AAPA concerned by tensions between major trading nations

With Asian airlines carrying more than one third of global airfreight volumes, concerns over ongoing trade tensions are being closely monitored given the potential negative impact on trade flows and global supply chains, said the Association of Asia Pacific Airlines (AAPA).
The association’s Assembly of Presidents is holding its 62nd meeting in Jeju, South Korea, to discuss a wide range of industry issues and long-term growth prospects.
It reported that Asia Pacific air carriers have seen international cargo demand increase by 4.8% during the first eight months of the year, but “growth rates have moderated following the surge in 2017, with some concern over rising tensions between major trading nations”.
The association said that rising fuel costs and currency fluctuations are putting margins under pressure although, overall, Asia Pacific airlines are expected to deliver substantial profits for the fourth year in succession. International passenger numbers grew by 8% in the first eight months.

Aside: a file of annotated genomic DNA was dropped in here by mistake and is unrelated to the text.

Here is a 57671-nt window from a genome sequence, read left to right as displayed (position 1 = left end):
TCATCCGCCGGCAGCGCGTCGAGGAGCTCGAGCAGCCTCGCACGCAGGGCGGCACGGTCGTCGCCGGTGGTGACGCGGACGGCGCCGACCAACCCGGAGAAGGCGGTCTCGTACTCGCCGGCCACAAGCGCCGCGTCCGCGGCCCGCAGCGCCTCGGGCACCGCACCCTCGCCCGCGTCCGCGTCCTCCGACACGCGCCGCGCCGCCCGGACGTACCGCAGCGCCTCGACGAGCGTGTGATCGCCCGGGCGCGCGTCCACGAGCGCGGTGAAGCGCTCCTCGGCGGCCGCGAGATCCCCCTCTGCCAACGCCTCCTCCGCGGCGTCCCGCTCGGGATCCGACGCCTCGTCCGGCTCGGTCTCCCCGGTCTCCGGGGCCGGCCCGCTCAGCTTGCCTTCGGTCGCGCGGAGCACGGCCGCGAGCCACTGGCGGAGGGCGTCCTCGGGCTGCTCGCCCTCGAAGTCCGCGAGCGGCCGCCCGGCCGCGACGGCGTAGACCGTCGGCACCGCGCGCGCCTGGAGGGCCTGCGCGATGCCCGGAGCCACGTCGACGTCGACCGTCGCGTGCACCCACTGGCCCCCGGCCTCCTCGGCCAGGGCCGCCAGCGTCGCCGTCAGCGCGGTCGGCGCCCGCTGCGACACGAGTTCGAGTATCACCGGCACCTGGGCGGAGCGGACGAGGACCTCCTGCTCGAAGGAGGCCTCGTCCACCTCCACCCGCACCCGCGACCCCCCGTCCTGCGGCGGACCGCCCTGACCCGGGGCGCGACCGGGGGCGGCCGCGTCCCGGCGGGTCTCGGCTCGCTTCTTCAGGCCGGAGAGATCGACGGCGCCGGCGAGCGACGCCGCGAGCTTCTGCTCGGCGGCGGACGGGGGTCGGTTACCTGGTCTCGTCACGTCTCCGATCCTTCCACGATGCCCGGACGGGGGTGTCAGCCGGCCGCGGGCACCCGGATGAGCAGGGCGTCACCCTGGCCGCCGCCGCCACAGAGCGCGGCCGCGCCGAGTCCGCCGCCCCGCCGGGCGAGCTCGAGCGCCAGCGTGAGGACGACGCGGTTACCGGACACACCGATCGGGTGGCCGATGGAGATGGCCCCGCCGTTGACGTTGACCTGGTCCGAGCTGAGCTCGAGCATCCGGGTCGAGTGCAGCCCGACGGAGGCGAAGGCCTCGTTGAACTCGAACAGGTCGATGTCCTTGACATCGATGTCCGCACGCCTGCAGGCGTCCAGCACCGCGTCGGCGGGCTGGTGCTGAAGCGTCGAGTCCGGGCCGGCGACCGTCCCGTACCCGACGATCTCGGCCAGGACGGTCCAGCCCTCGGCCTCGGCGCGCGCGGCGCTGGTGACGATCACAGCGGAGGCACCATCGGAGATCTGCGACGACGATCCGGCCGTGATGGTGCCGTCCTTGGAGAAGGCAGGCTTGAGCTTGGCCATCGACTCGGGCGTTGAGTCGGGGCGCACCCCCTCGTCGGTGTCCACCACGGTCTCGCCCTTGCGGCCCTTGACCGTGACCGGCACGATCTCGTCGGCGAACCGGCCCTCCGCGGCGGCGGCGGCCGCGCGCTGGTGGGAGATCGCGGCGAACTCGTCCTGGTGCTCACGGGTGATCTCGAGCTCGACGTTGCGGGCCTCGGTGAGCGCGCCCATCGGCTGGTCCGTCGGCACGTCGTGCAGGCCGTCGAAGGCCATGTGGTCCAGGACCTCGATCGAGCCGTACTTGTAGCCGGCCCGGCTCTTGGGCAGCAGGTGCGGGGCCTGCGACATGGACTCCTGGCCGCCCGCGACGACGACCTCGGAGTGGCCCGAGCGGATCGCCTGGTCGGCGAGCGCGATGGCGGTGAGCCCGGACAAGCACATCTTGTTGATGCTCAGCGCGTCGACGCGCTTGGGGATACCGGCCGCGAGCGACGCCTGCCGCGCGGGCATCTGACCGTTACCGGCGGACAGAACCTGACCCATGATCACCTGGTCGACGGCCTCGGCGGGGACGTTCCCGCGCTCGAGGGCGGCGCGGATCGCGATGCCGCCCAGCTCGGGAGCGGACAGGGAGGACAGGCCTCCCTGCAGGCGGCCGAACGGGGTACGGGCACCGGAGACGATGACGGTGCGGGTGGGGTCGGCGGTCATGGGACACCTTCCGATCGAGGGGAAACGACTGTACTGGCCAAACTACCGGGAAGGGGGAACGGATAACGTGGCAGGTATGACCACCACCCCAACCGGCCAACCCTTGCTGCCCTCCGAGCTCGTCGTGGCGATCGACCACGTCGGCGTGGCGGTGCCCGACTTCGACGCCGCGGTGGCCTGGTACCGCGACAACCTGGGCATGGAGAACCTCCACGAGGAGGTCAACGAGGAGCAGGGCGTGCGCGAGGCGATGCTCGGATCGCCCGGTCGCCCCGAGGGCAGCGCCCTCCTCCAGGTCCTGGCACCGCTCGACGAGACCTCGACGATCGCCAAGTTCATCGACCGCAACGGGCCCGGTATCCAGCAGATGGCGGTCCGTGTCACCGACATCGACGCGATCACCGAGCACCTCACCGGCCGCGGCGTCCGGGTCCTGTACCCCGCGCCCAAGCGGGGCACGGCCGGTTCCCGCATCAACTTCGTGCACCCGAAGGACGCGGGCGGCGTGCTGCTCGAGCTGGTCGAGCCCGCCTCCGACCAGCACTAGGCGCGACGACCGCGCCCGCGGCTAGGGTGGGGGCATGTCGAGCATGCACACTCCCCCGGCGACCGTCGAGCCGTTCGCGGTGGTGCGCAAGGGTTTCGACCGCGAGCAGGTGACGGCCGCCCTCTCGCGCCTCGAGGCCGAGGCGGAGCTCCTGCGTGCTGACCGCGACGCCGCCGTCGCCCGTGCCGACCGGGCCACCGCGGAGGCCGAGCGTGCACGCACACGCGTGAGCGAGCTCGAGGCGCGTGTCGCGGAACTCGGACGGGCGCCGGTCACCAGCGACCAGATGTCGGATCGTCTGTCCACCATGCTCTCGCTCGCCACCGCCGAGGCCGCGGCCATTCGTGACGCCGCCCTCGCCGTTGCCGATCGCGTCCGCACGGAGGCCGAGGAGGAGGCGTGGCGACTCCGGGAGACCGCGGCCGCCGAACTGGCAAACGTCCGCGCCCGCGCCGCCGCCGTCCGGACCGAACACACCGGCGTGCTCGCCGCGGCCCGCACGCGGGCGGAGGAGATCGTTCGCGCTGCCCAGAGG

A key area of concern is the need for investments in new air transport infrastructure in the form of additional runways, terminals and air traffic management capacity to cope with traffic growth and the expected deliveries of new aircraft to the region over the next ten years.
There is an ongoing debate on how such infrastructure should be funded, and the need for more effective cooperation between airlines, airports and governments. 
"Air transport is widely recognised as a key contributor to economic and social development, built around strong global networks offering both passenger and air cargo services. The dynamic airline sector epitomises the way in which region’s carriers are at the forefront of global air transport industry development," said Andrew Herdman, AAPA director general.

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